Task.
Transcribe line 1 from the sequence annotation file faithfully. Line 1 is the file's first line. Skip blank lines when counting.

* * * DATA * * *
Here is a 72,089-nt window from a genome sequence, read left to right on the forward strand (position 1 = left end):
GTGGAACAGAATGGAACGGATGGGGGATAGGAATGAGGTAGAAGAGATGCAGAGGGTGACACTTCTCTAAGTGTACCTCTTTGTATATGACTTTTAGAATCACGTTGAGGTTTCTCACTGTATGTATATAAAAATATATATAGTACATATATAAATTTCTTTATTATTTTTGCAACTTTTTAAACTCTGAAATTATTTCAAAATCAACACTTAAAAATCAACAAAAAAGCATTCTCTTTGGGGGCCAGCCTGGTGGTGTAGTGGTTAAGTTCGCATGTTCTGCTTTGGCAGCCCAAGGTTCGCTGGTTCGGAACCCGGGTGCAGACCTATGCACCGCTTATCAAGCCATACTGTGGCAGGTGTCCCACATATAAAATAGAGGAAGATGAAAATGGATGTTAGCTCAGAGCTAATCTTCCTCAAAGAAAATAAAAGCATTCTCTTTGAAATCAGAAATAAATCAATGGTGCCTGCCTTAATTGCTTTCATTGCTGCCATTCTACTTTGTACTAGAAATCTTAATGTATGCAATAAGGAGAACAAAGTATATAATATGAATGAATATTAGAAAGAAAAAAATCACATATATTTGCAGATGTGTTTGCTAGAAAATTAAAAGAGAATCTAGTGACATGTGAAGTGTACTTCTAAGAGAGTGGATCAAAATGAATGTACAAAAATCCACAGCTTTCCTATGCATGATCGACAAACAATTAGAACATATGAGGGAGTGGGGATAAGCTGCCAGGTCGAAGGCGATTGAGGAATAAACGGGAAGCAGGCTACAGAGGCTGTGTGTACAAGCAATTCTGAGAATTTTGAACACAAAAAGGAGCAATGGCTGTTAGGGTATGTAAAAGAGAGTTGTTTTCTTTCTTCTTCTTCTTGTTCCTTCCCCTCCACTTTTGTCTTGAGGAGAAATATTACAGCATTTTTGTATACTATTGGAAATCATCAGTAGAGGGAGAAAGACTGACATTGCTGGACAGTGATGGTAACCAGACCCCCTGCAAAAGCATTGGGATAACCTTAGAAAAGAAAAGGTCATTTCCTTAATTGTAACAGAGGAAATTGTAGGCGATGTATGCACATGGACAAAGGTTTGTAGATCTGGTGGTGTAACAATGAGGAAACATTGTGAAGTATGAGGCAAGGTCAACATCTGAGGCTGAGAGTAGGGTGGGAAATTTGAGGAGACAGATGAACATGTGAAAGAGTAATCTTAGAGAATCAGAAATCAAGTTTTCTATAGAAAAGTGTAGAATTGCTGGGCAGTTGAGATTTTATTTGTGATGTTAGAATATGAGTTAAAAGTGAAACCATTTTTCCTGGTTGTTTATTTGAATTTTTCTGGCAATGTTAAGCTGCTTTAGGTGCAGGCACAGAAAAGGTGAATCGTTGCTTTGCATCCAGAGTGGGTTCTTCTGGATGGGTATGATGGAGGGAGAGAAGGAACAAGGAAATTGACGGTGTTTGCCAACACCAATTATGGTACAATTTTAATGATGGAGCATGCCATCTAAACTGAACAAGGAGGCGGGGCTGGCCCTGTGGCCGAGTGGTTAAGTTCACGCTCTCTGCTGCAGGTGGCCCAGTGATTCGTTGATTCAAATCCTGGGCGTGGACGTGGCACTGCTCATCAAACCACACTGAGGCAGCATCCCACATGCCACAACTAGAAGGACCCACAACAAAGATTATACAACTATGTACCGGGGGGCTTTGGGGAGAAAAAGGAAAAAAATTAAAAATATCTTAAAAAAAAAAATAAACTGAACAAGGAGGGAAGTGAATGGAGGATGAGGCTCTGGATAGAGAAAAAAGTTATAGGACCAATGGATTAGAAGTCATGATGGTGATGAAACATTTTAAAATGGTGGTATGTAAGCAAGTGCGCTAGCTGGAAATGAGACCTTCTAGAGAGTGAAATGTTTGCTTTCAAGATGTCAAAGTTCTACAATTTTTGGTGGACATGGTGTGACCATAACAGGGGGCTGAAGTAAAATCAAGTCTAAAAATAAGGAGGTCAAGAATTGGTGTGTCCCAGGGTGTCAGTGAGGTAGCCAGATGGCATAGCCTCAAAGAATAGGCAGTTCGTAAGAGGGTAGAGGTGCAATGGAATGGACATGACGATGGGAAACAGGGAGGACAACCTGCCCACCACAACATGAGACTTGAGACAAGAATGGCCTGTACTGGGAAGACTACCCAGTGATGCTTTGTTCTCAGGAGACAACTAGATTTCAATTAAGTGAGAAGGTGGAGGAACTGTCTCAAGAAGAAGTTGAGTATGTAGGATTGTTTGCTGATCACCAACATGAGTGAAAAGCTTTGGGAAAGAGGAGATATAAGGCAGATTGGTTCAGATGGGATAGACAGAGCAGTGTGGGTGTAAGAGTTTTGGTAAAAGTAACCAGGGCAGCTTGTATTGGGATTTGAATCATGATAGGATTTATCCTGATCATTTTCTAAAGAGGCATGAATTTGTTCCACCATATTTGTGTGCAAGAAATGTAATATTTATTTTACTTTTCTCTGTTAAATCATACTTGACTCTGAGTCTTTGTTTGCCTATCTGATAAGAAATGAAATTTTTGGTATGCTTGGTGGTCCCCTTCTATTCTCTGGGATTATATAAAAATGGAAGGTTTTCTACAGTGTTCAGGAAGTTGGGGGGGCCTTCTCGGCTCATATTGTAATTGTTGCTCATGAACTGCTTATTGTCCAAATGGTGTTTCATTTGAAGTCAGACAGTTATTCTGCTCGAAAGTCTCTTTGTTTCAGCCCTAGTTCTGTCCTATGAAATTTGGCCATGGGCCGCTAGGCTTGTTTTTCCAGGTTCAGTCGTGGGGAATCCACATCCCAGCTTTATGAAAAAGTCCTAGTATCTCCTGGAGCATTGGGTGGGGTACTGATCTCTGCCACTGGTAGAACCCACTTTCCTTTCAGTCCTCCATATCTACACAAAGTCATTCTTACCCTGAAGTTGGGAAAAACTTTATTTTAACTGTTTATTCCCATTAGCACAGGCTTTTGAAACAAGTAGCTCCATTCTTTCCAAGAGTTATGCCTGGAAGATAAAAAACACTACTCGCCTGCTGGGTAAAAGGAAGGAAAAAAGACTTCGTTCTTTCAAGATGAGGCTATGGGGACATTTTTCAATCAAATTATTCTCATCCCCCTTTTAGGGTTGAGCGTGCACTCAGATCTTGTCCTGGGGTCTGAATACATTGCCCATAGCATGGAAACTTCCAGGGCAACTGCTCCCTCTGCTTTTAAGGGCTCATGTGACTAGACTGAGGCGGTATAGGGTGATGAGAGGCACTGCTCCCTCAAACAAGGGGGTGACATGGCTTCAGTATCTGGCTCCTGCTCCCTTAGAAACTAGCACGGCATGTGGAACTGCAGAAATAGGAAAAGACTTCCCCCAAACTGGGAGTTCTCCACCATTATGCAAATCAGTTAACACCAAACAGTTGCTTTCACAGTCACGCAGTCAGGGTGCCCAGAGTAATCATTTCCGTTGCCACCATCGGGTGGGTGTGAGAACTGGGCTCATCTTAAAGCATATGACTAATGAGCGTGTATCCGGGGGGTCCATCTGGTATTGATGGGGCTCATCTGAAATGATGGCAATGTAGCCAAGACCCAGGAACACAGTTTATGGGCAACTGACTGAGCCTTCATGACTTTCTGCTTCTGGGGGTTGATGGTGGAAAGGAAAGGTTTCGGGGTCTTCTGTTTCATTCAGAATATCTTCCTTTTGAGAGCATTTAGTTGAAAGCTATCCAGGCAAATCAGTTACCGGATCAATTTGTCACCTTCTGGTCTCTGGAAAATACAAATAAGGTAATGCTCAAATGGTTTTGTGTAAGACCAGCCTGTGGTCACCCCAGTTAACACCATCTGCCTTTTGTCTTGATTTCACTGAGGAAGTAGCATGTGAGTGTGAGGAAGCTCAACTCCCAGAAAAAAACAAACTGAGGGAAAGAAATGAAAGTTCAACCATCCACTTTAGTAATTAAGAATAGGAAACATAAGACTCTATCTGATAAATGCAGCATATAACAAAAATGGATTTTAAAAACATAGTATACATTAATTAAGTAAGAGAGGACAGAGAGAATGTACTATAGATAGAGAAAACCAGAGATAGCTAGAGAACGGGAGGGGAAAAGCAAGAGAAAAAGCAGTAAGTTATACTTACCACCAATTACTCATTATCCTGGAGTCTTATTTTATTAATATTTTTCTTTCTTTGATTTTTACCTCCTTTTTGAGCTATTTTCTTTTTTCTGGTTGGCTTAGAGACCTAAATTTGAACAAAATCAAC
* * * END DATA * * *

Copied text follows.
Here is a 72,089-nt window from a genome sequence, read left to right on the forward strand (position 1 = left end):